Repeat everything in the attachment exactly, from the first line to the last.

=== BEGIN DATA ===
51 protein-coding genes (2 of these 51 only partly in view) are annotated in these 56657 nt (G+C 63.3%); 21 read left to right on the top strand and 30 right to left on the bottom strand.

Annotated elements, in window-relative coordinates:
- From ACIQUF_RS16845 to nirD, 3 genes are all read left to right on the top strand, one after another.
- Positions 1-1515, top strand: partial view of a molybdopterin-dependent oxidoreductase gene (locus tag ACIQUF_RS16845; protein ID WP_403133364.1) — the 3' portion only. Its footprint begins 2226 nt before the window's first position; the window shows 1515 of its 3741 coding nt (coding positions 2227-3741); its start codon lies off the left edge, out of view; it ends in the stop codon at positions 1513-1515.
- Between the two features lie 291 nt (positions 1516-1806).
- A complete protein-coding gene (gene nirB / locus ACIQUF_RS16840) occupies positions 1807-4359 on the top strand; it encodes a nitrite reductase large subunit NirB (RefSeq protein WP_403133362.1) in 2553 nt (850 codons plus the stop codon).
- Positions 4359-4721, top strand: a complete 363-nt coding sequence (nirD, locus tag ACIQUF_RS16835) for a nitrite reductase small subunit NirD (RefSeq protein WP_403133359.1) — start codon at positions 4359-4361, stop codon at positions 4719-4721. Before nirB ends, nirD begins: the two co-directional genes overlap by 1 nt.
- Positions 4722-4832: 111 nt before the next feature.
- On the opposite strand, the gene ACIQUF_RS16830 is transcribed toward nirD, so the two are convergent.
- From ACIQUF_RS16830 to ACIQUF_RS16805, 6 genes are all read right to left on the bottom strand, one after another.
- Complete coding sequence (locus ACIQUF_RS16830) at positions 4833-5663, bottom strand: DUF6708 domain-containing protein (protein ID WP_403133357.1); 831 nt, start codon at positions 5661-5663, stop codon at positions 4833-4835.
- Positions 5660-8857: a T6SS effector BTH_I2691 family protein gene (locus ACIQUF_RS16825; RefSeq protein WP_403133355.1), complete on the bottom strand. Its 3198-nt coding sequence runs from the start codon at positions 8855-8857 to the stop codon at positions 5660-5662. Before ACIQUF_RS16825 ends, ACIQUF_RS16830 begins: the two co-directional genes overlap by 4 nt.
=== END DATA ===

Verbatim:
51 protein-coding genes (2 of these 51 only partly in view) are annotated in these 56657 nt (G+C 63.3%); 21 read left to right on the top strand and 30 right to left on the bottom strand.

Annotated elements, in window-relative coordinates:
- From ACIQUF_RS16845 to nirD, 3 genes are all read left to right on the top strand, one after another.
- Positions 1-1515, top strand: partial view of a molybdopterin-dependent oxidoreductase gene (locus tag ACIQUF_RS16845; protein ID WP_403133364.1) — the 3' portion only. Its footprint begins 2226 nt before the window's first position; the window shows 1515 of its 3741 coding nt (coding positions 2227-3741); its start codon lies off the left edge, out of view; it ends in the stop codon at positions 1513-1515.
- Between the two features lie 291 nt (positions 1516-1806).
- A complete protein-coding gene (gene nirB / locus ACIQUF_RS16840) occupies positions 1807-4359 on the top strand; it encodes a nitrite reductase large subunit NirB (RefSeq protein WP_403133362.1) in 2553 nt (850 codons plus the stop codon).
- Positions 4359-4721, top strand: a complete 363-nt coding sequence (nirD, locus tag ACIQUF_RS16835) for a nitrite reductase small subunit NirD (RefSeq protein WP_403133359.1) — start codon at positions 4359-4361, stop codon at positions 4719-4721. Before nirB ends, nirD begins: the two co-directional genes overlap by 1 nt.
- Positions 4722-4832: 111 nt before the next feature.
- On the opposite strand, the gene ACIQUF_RS16830 is transcribed toward nirD, so the two are convergent.
- From ACIQUF_RS16830 to ACIQUF_RS16805, 6 genes are all read right to left on the bottom strand, one after another.
- Complete coding sequence (locus ACIQUF_RS16830) at positions 4833-5663, bottom strand: DUF6708 domain-containing protein (protein ID WP_403133357.1); 831 nt, start codon at positions 5661-5663, stop codon at positions 4833-4835.
- Positions 5660-8857: a T6SS effector BTH_I2691 family protein gene (locus ACIQUF_RS16825; RefSeq protein WP_403133355.1), complete on the bottom strand. Its 3198-nt coding sequence runs from the start codon at positions 8855-8857 to the stop codon at positions 5660-5662. Before ACIQUF_RS16825 ends, ACIQUF_RS16830 begins: the two co-directional genes overlap by 4 nt.